My father is a fine artist, an oil painter and sculptor. He dabbled in almost every medium. “Never stop learning,” he’d say. “The day you stop learning is the day you stop living.”
I never knew a life without artistic pursuits, or sage advice relating thereto. When I think about my dad, I think about brushes soaking in turpentine or his thoughtful face while his hand twitches over a sketchbook propped on his knee. Drawing us as kids was probably half getting us to settle down, half something to do together. I imagined myself the most-drawn person on earth. It wasn’t always easy to sit still.
He’d sometimes lay his sketchbook flat between Grace and me and say “draw something,” and we would draw. Quietly. So there’s a tip to all the parents out there.
Gracie quickly outstripped me in drawing. I bemoaned not having enough talent.
Dad said, “There’s no such thing as talent. There’s practice. What we call talent is when we don’t notice the practice, because it was play. The more you play at art as a kid, the more ‘talented’ they say you are.”
“I can never catch up! My life is over!”
“There’s always somebody better,” he said. “There’s always somebody worse. Art is subjective.”
My dad was a laborer. I also think of him with hammers and nails and tool belts, coming home from work covered in sawdust or plaster or soot, stripping out of his coveralls in the laundry room so he wouldn’t track the dirt into the bathroom shower.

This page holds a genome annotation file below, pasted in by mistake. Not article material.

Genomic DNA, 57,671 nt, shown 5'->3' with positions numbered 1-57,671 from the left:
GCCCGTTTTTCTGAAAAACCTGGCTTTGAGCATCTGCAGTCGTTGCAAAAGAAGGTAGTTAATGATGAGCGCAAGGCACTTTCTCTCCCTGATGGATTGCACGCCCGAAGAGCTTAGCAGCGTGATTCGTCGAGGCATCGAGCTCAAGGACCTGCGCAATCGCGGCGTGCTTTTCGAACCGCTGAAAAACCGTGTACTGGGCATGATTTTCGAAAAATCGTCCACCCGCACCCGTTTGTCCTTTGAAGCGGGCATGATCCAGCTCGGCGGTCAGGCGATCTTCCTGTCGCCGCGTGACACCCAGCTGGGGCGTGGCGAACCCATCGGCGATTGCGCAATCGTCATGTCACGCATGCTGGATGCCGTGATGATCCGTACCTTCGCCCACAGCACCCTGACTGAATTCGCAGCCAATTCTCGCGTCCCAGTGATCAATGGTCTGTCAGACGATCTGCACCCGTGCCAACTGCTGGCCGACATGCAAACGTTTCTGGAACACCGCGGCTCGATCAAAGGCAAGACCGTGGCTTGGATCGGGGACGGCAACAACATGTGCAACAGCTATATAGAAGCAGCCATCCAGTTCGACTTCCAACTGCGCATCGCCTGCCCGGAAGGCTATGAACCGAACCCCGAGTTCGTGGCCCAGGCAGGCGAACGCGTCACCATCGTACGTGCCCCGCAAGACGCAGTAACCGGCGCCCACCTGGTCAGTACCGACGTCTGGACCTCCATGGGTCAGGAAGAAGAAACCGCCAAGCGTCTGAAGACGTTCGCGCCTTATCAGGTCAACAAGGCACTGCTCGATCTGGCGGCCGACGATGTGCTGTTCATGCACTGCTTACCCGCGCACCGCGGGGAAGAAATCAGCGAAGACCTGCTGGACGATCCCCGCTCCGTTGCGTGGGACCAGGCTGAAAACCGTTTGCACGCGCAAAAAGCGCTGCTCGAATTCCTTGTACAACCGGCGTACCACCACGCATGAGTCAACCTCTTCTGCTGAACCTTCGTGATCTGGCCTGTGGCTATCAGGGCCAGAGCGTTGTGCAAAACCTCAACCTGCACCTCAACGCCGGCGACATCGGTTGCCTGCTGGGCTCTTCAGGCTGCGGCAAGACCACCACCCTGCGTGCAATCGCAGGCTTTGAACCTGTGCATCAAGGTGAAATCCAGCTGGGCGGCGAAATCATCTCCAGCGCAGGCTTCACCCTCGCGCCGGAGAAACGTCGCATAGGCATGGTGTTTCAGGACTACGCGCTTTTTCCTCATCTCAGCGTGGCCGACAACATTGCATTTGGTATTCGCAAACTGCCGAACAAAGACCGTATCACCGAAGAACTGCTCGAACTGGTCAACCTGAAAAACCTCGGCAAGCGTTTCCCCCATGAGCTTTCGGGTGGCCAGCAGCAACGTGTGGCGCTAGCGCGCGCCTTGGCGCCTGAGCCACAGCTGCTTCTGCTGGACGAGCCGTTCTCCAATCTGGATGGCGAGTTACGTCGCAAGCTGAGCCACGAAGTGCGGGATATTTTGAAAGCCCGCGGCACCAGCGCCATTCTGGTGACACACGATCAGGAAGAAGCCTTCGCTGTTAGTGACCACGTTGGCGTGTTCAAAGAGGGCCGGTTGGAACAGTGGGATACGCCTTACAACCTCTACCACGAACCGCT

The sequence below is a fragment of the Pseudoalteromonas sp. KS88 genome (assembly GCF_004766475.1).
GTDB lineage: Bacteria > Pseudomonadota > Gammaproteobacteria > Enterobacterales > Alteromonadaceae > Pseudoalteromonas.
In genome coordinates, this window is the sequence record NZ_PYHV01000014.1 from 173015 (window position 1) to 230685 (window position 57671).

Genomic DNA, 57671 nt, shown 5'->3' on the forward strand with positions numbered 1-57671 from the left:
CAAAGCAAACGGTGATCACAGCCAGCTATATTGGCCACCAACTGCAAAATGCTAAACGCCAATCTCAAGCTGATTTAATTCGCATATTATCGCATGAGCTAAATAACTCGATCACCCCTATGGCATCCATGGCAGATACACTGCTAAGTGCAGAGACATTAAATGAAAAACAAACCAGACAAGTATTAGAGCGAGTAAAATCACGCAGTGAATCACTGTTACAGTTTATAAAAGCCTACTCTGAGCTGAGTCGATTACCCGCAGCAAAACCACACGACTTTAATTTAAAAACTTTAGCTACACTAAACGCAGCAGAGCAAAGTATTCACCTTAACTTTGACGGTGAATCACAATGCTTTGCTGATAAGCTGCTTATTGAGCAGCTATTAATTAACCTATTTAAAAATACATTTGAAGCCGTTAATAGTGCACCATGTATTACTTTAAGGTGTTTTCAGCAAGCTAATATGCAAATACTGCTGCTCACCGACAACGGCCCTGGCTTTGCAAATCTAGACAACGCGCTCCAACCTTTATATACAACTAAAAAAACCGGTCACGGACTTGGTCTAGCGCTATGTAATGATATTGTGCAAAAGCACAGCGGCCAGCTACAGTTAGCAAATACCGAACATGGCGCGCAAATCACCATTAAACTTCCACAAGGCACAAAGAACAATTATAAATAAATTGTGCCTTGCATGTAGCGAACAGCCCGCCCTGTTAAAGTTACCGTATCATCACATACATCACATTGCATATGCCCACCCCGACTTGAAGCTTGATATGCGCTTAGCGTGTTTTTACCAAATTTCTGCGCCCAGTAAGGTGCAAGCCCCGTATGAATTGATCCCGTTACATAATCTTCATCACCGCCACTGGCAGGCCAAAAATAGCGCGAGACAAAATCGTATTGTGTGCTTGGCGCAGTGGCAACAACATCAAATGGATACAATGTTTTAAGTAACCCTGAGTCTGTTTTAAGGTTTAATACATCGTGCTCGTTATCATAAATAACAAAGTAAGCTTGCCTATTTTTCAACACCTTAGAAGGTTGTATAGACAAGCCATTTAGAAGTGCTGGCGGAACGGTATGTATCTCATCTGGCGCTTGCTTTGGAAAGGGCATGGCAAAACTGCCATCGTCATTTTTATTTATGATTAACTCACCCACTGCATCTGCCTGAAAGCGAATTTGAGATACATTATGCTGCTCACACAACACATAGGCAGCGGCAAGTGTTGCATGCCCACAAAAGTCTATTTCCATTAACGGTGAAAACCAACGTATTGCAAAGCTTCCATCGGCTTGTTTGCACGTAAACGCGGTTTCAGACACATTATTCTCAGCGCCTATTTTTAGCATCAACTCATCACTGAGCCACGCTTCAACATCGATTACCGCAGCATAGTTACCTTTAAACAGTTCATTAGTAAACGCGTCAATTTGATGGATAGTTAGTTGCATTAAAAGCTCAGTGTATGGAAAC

“A job is how you live,” my dad said, “art is WHY you live.”
I was afraid to tell my dad I wanted to major in English and be a writer. He had made it clear that I needed a career. Anything that made money. He had no idea what to suggest, and I had no idea, either. I wanted to be a scientist. All the heroes in the books I read were scientists, and I got good grades in science, so I enrolled at Case Western Reserve University as an undeclared something-science major. I hoped to fall in love with some science. I took Physics, Chemistry, Biology, Sociology, and it was the Geology class that won me over. I declared a Geology major and ended up taking so many English classes as electives I got a BA in English sort of accidentally.
This is all beside the point. The point is, four years later, I was near to a bachelor’s degree in Geology and had no idea how to turn that into a job, much less a career.
“I think I really do just want to write,” I told my dad, feeling anxious and afraid of his reaction.
He frowned, then nodded slowly. “That’s okay, as long as you write something true. Truth lasts.”
I felt loved in those words, and I promised I’d try my best to look for truth in my writing.
He added, “As long as you have a day job. Art is no way to pay the bills.”
He wasn’t wrong. I still can’t live off my writing, but the things I’ve learned as a computer programmer and sysadmin have enriched my life.